When Steph asked me about doing CIM it was only three days after she finished the New York City Marathon. My initial reaction was that she was thinking emotionally, rather than rationally. She assured me that was not the case, however, and laid out her reasoning in a very calm manner. Her case was based around the acknowledgement that she and Ben have a desire to add to their family after her competitive career ends, which, in turn, means that she has a very finite number of opportunities left before that day comes. That's a pretty powerful point.
Once I was on board with the idea I knew I needed to be 100% on board. Much of the success I have had as a coach, in my opinion, has been based on belief. I am, by nature, a very self confident person. I believe in what I do. When I work with an athlete, like Steph, that has that same sort of confidence in herself then we are halfway to a really strong relationship. The final pieces are me believing in the athlete and the athlete believing in me. But that belief has to be complete. The athlete can feel it if it's not, and vice versa. That's when things break down. I knew that I couldn't "let Steph" do this. I had to want to do it as well. And that's what happened. I remember joking with her in a text message about a week into this whole crazy experiment that I was getting really excited about CIM...but not to tell anyone. I wouldn't want people thinking we were going to do things like this all the time!
To me, all of the above was the most important part of this whole process. As far as training, I just took a very pragmatic approach. First and foremost we had to recover from New York City. So we took one whole week completely off. Then we ran very easy every day for the next week. That left us with two weeks to go. At that point, the thinking was to do a workout every three days and try to do enough that she would maintain a good chunk of that NYC fitness, but not necessarily try to build on it. There simply wasn't enough time. She ran a 40-minute fartlek on Monday, the 19th. She ran eight miles at marathon effort on Thursday, the 22nd. On Sunday the 25th, we let her loose a little bit and she finished a 14-mile run with three really fast miles. The final workout, which she and I actually brainstormed about together, was a controlled version of "The Lumberjack"-- 4x400, a 2-mile tempo, 4x400, a 2-mile tempo and another 4x400. That was it. CIM was four days later and I suppose...the rest is history.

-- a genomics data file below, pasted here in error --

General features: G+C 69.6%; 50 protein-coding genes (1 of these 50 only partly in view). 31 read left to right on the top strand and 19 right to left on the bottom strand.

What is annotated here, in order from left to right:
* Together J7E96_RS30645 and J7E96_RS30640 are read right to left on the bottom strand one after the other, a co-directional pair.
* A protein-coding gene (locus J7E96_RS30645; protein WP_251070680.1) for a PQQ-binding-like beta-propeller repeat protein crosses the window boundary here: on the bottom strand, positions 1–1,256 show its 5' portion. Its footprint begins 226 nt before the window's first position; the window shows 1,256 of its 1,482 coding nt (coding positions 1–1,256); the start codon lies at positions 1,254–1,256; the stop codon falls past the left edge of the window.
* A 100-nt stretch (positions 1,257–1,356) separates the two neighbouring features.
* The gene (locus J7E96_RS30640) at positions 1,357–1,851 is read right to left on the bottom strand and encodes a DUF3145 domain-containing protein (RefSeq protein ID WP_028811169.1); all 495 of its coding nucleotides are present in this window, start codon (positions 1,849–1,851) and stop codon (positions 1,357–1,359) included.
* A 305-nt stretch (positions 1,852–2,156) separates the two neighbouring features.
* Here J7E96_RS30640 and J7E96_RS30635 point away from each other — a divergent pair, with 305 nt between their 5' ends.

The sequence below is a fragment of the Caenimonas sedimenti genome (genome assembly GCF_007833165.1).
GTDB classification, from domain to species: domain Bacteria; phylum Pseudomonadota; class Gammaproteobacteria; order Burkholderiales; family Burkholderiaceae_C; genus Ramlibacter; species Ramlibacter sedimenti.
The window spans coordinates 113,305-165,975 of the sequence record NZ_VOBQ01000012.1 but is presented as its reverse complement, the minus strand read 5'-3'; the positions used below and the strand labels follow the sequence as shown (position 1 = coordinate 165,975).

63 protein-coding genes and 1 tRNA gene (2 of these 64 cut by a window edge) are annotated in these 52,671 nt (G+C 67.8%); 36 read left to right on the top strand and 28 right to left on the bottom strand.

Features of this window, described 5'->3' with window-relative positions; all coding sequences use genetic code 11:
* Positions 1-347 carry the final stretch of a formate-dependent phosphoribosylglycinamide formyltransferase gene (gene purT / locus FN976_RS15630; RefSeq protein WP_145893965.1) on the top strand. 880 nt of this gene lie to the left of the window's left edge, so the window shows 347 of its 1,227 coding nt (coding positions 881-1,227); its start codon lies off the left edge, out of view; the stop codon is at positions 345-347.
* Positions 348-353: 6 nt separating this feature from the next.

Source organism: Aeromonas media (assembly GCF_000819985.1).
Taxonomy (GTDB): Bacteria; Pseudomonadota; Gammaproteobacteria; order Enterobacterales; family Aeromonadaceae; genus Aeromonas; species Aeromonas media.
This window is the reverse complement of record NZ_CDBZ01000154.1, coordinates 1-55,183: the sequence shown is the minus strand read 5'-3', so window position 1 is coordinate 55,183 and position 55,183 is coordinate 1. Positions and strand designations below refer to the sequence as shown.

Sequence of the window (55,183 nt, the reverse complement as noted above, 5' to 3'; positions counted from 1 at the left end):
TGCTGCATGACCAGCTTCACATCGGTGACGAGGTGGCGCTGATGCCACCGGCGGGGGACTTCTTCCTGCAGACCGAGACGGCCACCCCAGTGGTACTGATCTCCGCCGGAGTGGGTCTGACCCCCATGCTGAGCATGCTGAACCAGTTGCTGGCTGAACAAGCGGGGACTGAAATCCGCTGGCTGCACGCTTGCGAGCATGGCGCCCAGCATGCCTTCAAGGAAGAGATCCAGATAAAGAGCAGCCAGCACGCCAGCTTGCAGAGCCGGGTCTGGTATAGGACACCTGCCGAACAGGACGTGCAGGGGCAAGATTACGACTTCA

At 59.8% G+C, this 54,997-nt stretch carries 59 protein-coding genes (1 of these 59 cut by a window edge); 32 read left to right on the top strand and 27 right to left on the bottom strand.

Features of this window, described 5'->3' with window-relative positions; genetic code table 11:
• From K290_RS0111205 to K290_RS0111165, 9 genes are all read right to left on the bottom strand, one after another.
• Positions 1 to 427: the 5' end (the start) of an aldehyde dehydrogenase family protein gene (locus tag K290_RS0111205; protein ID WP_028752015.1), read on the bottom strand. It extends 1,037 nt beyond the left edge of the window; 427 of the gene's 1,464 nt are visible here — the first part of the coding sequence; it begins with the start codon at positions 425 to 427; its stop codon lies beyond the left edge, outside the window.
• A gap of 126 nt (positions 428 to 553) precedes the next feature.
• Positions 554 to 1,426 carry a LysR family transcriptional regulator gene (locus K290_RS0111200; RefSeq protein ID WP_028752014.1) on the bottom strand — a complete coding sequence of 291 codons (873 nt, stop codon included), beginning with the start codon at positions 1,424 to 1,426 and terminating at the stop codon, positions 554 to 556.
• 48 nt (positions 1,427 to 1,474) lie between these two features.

Coach Ben and I have a solid relationship. I’ve worked to earn his trust and he in return has mine. He wanted to be clear this wouldn’t be a normal occurrence but he was on board with me giving it a go.


I woke up so calmly on that Sunday. It was a crisp and cool 39 degrees with light winds. Coach Ben had heated up my dark roast coffee and bowl of white race and delivered it at 4:15 am. I ate a Picky Bar along with the rice and coffee and packed my bags. Ben too would be lining up alongside of me in hopes of having a solid day, and running in his mind a respectable time. Had he not had a series of hiccups the last few weeks, including falling on his bike with our son Riley and hitting his knee, I’m 100% confident he would have had a day. His training and mileage had returned to a high level after a year off from a pelvic stress fracture. Even though he walked away in 2:24, coming undone the last 10k, he is still hopeful and proud he finished what he started in that race.


I had nothing to lose and nothing to prove. If I fell apart and ran a poor race, people would have thought of course she just ran NYC 28 days ago. But there was this slight chance, glimmer of hope that maybe, just maybe I could pull this damn thing off. It may seem pompous to say this but I’ve never raced a marathon with more mental strength than physical than CIM. My legs were dead and heavy by mile 10. I had 16 to go. That’s a scary distance to still have ahead of you when you’re feeling that fatigued. I played every positive mantra I could drum up in my head. I was Rocky fighting Clubber Lang, Rocky fighting the Russian Ivan Drago, and Rocky fighting himself. How much pain can I push through, how tough can I be, and how do I want to define myself? It was another weekend I left my boys, another month I asked my therapists to keep me healthy and get me to the starting line. I know they don’t care, but I owe them. I owe them the time and sacrifice they put into me. I owed myself a chance to finally destroy a 7 year old PR, even if only by 15 seconds. A PR is a PR. As my agent Josh says “that’s the best you have ever been.” So own that and be proud. Don’t look ahead or behind. Own the moment. For you never know if another PR is 3 months away, 7 years away, or this is it.